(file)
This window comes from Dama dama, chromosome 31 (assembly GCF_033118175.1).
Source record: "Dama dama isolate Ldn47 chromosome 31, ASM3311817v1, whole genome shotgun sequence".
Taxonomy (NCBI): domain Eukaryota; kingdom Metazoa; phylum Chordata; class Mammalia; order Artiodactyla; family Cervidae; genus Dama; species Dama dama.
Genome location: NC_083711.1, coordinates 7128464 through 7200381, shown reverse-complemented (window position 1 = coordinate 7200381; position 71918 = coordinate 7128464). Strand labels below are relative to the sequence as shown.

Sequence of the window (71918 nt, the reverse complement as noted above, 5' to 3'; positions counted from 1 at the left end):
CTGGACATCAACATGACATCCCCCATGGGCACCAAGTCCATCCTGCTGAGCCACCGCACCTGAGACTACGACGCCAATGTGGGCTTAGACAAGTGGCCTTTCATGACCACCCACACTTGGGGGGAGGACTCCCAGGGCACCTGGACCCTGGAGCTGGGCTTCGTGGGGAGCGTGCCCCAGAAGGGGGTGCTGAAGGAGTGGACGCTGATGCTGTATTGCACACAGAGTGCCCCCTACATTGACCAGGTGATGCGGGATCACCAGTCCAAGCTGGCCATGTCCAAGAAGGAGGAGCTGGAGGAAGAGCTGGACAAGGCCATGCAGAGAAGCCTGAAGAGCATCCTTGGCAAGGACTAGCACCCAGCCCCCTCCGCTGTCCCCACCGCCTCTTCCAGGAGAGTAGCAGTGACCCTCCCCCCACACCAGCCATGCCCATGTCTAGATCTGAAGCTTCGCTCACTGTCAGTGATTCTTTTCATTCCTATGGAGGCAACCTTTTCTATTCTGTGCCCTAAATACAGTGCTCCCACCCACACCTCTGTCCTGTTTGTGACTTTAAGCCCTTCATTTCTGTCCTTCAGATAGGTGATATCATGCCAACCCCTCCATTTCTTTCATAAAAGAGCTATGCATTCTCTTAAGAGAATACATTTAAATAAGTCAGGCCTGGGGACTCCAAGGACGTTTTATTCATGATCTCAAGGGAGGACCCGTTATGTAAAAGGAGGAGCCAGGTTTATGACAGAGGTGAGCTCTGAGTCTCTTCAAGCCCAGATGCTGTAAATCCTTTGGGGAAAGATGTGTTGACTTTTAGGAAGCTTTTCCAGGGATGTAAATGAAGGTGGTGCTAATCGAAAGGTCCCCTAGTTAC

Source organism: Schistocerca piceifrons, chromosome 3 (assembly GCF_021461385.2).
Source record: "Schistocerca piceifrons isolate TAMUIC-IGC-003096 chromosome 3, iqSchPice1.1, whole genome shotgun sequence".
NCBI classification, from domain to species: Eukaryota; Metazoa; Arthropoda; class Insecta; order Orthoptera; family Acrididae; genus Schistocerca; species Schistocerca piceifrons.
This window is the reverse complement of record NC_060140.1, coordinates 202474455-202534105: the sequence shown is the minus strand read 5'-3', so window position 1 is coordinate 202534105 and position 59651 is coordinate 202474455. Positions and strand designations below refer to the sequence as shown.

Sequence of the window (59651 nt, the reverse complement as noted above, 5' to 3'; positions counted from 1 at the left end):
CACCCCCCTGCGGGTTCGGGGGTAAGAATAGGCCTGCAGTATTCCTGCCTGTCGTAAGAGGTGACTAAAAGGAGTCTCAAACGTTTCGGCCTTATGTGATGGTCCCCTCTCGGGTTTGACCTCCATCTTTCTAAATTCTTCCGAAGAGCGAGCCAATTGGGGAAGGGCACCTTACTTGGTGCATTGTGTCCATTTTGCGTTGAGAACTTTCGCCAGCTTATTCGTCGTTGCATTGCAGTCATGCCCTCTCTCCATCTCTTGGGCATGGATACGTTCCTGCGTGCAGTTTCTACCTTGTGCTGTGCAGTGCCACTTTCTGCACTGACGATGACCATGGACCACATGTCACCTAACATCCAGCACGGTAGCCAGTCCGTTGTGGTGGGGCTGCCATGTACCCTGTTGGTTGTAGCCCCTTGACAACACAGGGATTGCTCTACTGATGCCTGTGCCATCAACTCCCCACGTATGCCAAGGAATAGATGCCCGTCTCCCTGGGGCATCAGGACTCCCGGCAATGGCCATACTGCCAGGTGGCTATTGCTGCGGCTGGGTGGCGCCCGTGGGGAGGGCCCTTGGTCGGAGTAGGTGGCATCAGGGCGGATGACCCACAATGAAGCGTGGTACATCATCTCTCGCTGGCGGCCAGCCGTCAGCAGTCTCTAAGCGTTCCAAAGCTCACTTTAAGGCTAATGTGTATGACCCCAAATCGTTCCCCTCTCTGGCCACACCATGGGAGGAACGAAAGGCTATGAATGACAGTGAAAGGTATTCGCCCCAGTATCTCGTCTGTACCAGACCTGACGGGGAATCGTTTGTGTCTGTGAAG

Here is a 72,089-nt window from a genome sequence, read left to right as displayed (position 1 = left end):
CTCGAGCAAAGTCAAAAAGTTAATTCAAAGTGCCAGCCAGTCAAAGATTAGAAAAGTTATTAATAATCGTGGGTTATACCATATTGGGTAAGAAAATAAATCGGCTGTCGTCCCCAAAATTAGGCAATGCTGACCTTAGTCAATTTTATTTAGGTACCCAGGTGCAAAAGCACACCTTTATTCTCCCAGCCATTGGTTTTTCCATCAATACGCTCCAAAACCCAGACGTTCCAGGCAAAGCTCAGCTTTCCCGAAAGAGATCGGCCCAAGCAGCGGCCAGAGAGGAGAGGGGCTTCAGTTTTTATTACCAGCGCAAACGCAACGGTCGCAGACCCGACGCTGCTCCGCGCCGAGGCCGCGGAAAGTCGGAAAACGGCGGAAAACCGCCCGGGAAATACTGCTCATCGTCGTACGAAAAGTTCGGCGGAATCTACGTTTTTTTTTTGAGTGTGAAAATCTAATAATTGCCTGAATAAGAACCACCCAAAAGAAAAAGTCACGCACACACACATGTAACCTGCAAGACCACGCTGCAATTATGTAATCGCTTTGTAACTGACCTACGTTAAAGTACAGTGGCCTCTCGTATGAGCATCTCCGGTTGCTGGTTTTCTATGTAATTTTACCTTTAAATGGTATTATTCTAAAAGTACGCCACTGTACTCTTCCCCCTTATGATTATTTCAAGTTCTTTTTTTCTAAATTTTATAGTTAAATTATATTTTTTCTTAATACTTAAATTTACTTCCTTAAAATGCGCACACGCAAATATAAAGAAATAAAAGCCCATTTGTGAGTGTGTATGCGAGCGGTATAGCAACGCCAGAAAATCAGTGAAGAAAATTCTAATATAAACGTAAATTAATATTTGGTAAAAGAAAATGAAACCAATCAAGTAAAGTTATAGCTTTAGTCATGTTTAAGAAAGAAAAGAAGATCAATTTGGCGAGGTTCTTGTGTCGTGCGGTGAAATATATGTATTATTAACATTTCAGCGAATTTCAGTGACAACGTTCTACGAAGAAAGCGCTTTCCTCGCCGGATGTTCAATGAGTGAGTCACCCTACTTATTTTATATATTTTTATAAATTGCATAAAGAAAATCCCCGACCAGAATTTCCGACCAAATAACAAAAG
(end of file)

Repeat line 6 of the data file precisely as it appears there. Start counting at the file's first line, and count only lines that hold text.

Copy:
CTGGACATCAACATGACATCCCCCATGGGCACCAAGTCCATCCTGCTGAGCCACCGCACCTGAGACTACGACGCCAATGTGGGCTTAGACAAGTGGCCTTTCATGACCACCCACACTTGGGGGGAGGACTCCCAGGGCACCTGGACCCTGGAGCTGGGCTTCGTGGGGAGCGTGCCCCAGAAGGGGGTGCTGAAGGAGTGGACGCTGATGCTGTATTGCACACAGAGTGCCCCCTACATTGACCAGGTGATGCGGGATCACCAGTCCAAGCTGGCCATGTCCAAGAAGGAGGAGCTGGAGGAAGAGCTGGACAAGGCCATGCAGAGAAGCCTGAAGAGCATCCTTGGCAAGGACTAGCACCCAGCCCCCTCCGCTGTCCCCACCGCCTCTTCCAGGAGAGTAGCAGTGACCCTCCCCCCACACCAGCCATGCCCATGTCTAGATCTGAAGCTTCGCTCACTGTCAGTGATTCTTTTCATTCCTATGGAGGCAACCTTTTCTATTCTGTGCCCTAAATACAGTGCTCCCACCCACACCTCTGTCCTGTTTGTGACTTTAAGCCCTTCATTTCTGTCCTTCAGATAGGTGATATCATGCCAACCCCTCCATTTCTTTCATAAAAGAGCTATGCATTCTCTTAAGAGAATACATTTAAATAAGTCAGGCCTGGGGACTCCAAGGACGTTTTATTCATGATCTCAAGGGAGGACCCGTTATGTAAAAGGAGGAGCCAGGTTTATGACAGAGGTGAGCTCTGAGTCTCTTCAAGCCCAGATGCTGTAAATCCTTTGGGGAAAGATGTGTTGACTTTTAGGAAGCTTTTCCAGGGATGTAAATGAAGGTGGTGCTAATCGAAAGGTCCCCTAGTTAC